SOS and Emporia State University partner to present Take Back the Night
EMPORIA, Kan. (WIBW) - SOS is partnering with Emporia State University to present Jana’s Campaign for Take Back the Night.
SOS announced they are partnering with ESU’s THRIVE (The Healthy Relationship and Interpersonal Violence Education program) and Counseling Services from ESU’s Wellness Center to welcome Curt and Christie Brungardt from Jana’s Campaign for Take Back the Night, hosted from 6 p.m. to 8 p.m. on April 6 at Albert Taylor Hall on the Emporia State University campus. This is a free event and is open to the public.
The Brungardts plan to speak about their story and advocacy, gender/LGTQIA+ and relationship violence prevention, responses to sexual violence and stalking, healthy relationships, and more.
Following Jana’s Campaign, Emporia State University alum Emily Steimel-Handy will speak about the impact that the trauma of sexual assault has, what people can do to prevent sexual assault and support survivors, and connect her experience to the passion for the work she does.
Throughout the event, SOS, THRIVE, and ESU’s Counseling Services hope to make an enormous impact, speaking about a passion for advocacy among students and the community. After the speakers, SOS and THRIVE will lead a march around campus, which has been a tradition at ESU’s Take Back the Night. Following the march, the victims will speak out with an open dialogue format for healing and advocacy.
Jana’s Campaign was created by the Brungardts after their daughter, Jana, was murdered in an act of domestic violence back in 2008. Since then, the Brungardts have devoted their lives to educating and bringing awareness to domestic violence. They want it to be known that this can happen to anybody. Jana was a University of Kansas student and was 25 years old when she passed away. She was an advocate for survivors of domestic violence and sexual assault.
Jana’s Campaign works with colleges and universities to provide training opportunities and resources to improve prevention and response efforts to sexual violence, partner violence, and stalking on campus.
SOS said the first Take Back the Night was held in England in 1977, and the U.S. joined the movement in 1978 in San Francisco. These marches began as a protest against the violence individuals are subjected to on a nightly basis and have evolved into a night of sharing, healing, empowerment, and education.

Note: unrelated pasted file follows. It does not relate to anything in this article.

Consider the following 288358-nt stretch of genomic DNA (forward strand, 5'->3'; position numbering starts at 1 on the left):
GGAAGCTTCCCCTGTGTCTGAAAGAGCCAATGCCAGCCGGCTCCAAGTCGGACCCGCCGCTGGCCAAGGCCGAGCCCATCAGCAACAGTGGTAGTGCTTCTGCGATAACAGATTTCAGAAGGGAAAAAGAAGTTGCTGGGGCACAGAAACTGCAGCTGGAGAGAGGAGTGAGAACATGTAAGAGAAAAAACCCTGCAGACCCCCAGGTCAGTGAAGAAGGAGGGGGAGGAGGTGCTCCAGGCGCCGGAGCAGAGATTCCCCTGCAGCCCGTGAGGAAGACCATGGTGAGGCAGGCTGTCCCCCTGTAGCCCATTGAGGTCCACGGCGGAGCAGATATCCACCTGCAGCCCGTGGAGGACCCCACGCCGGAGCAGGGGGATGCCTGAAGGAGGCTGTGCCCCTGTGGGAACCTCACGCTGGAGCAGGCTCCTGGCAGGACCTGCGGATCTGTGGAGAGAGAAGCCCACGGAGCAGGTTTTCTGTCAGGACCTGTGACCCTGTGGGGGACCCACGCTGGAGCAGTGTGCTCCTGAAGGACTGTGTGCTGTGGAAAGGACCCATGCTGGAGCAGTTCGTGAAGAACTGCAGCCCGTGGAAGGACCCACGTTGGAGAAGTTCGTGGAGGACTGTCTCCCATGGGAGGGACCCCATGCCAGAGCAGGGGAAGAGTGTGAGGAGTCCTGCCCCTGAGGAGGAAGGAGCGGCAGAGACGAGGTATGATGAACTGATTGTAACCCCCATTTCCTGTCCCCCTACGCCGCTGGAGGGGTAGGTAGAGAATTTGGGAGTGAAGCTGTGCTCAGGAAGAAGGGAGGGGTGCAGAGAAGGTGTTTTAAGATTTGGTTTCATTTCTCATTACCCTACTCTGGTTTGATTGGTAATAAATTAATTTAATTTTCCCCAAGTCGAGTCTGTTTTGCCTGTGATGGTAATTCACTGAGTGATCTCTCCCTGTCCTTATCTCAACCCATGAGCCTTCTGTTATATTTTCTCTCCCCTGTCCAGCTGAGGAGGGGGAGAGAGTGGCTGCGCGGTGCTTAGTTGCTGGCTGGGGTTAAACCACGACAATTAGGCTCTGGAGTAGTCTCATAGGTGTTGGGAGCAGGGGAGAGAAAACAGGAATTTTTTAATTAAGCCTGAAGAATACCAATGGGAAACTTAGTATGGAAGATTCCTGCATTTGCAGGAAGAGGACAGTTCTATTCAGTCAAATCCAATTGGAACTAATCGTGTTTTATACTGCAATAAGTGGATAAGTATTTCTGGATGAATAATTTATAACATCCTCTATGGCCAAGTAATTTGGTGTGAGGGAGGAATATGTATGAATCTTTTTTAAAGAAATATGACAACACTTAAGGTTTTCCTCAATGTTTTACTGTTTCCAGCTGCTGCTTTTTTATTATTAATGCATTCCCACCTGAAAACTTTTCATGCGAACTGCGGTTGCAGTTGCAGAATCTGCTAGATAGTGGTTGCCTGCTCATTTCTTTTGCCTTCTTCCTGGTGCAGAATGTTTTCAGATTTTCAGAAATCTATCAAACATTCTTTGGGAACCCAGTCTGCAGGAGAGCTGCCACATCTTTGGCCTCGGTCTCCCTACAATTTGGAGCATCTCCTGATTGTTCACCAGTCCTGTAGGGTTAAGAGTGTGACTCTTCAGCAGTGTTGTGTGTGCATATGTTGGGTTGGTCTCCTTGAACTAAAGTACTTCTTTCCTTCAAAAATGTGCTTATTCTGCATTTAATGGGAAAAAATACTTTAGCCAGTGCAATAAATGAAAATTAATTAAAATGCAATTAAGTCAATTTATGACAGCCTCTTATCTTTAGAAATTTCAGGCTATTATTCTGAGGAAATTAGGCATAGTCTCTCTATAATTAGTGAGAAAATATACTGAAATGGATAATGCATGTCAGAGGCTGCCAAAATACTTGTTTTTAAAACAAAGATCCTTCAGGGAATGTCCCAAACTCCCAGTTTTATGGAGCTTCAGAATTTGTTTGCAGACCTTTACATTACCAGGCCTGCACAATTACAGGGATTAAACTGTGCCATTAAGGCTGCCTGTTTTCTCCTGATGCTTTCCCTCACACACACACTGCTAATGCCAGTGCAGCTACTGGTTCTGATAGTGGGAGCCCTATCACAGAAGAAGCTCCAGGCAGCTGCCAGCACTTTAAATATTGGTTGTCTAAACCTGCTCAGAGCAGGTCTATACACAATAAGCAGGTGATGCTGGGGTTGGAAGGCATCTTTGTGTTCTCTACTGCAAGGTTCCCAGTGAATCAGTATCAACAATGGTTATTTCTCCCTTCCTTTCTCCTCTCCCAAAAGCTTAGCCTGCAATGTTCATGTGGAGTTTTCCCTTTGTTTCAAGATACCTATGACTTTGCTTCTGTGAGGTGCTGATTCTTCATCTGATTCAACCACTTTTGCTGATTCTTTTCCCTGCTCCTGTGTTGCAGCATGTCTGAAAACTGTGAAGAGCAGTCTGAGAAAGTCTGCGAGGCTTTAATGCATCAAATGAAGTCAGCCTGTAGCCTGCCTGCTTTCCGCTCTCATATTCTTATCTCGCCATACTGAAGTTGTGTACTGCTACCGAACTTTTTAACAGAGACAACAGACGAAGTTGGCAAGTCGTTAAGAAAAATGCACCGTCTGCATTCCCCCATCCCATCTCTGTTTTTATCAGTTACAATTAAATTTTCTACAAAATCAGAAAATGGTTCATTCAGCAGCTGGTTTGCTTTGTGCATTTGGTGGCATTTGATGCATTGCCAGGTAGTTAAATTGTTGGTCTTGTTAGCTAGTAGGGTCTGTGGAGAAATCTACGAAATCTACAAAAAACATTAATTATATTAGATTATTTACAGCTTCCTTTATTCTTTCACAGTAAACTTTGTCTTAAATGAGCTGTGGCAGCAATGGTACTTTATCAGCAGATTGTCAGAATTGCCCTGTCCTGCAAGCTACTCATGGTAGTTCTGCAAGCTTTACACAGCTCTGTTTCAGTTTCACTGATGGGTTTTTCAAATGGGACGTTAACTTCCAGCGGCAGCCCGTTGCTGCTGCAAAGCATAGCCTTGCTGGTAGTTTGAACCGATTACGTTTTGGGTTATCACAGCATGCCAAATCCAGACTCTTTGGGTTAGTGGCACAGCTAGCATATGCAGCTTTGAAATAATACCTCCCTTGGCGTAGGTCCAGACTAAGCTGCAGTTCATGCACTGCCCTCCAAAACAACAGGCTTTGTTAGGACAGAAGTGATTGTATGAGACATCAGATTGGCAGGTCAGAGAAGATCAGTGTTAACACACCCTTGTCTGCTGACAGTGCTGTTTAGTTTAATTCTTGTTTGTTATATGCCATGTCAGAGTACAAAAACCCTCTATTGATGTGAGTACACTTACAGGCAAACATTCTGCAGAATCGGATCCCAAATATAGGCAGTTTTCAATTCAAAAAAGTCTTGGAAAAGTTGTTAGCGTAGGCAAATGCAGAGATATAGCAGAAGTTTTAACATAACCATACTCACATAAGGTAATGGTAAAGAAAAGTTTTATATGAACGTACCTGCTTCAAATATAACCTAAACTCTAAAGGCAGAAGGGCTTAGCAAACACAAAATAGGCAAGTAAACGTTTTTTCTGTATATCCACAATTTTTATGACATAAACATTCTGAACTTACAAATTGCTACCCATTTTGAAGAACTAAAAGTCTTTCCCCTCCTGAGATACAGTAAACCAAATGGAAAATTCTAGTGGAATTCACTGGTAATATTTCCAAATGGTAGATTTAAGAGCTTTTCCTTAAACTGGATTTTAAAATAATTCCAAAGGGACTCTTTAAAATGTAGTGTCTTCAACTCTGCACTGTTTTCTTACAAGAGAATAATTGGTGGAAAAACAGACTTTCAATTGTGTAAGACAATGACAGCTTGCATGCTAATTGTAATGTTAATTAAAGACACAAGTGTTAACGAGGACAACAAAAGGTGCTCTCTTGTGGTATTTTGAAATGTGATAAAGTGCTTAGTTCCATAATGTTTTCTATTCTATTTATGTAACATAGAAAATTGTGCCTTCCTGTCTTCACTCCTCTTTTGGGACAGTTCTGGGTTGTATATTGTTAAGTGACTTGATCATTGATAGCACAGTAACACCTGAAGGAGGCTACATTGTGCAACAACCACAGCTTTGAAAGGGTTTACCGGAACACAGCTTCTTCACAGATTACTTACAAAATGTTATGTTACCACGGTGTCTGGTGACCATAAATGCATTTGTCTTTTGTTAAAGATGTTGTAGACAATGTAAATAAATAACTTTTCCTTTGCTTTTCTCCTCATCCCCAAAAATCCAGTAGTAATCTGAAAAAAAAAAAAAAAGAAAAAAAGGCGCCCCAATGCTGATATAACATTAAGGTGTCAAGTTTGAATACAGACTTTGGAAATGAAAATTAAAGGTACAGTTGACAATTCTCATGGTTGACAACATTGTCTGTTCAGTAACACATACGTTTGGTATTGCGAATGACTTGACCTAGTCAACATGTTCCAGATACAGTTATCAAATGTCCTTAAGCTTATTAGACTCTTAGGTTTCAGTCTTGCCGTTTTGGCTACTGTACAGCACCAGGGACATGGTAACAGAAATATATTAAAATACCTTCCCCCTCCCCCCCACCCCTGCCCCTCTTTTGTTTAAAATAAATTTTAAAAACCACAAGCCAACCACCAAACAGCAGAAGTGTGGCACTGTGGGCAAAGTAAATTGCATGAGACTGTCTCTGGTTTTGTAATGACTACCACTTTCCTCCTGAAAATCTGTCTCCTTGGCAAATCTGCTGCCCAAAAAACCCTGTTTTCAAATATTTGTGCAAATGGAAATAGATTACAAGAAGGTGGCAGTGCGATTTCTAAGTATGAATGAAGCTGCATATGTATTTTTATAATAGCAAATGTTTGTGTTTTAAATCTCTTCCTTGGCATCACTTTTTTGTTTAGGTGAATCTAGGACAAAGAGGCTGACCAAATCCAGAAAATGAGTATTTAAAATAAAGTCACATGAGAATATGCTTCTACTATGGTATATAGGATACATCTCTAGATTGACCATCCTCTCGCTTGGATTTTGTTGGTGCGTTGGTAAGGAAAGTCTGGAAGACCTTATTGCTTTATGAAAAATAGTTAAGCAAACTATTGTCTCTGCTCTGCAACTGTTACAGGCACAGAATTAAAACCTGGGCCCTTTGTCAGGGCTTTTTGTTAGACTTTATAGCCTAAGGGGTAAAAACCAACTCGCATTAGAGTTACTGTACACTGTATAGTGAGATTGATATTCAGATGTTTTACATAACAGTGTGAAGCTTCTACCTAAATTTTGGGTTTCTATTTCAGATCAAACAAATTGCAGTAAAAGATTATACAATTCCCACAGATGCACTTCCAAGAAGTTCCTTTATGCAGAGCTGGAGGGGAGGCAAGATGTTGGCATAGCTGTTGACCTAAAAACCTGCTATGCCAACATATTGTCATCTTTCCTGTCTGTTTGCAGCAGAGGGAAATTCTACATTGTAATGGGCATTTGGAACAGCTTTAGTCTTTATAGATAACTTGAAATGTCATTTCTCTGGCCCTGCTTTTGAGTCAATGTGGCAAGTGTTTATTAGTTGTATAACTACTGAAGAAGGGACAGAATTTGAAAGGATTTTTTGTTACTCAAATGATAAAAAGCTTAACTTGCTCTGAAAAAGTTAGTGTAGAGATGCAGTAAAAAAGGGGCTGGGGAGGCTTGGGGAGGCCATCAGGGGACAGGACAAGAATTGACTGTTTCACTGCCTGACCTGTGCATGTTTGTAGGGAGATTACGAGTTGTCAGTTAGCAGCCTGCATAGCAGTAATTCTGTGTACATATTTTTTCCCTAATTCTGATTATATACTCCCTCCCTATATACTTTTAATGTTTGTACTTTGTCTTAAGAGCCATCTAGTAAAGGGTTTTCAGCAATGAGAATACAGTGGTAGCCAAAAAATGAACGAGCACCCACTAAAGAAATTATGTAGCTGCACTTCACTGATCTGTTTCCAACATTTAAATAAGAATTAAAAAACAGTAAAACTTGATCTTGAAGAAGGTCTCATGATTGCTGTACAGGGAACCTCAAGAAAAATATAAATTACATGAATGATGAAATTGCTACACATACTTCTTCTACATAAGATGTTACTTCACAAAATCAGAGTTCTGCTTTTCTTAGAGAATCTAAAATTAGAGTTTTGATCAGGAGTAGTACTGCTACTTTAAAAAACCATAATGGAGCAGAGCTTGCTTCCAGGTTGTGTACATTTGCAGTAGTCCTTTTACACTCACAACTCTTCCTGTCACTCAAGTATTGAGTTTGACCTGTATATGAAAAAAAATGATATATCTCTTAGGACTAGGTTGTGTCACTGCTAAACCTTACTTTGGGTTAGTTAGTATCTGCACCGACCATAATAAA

Take Back the Night is also part of Sexual Assault Awareness Month (SAAM), which calls attention to the fact that sexual violence is widespread and impacts every person in the community. Sexual Assault Awareness Month aims to raise public awareness about sexual violence and educate communities about how to prevent it.
The CDC reports that over half of women and almost 1 in 3 men have experienced sexual violence during their lifetimes. According to the Kansas Bureau of Investigation, in 2021, there were 1,197 incidents of rape reported in Kansas, averaging one rape reported every 7 hours, 19 minutes, and 6 seconds. This crime often goes unreported for many reasons. Often victims are scared that no one will believe them, or they might be harassed and blamed for their assault if they come forward.
SOS said it is important that communities do not stay silent and turn their backs on victims. Take Back the Night events were created to promote a world without fear of sexual violence.
SOS, THRIVE, and ESU Counseling Services encourage the community to join the event for a night of shared stories, education, and an opportunity to learn more about resources available for survivors of sexual assault and domestic violence, as well as opportunities for individuals to become advocates for survivors in their own communities if they so choose. SOS staff will be available to answer any questions at the event.
SOS said if someone mentions they were raped or assaulted, please believe them. Acknowledge the experience has affected their life and offer support. Phrases like “I believe you,” “I’m sorry this happened to you,” “it’s not your fault,” and “what can I do to help” can let them know that they are not alone.
SOS can offer free and confidential support for victims of sexual assault. SOS recommends getting medical attention following an assault. SOS advocates can guide an individual through the court process. The SOS team can also offer resources for counseling, crime victims’ compensation, and aid with legal services. Call the SOS 24/7 helpline at 800-825-1295, text SOSKS to 847411, or get more information on SOS’s website: soskansas.com.
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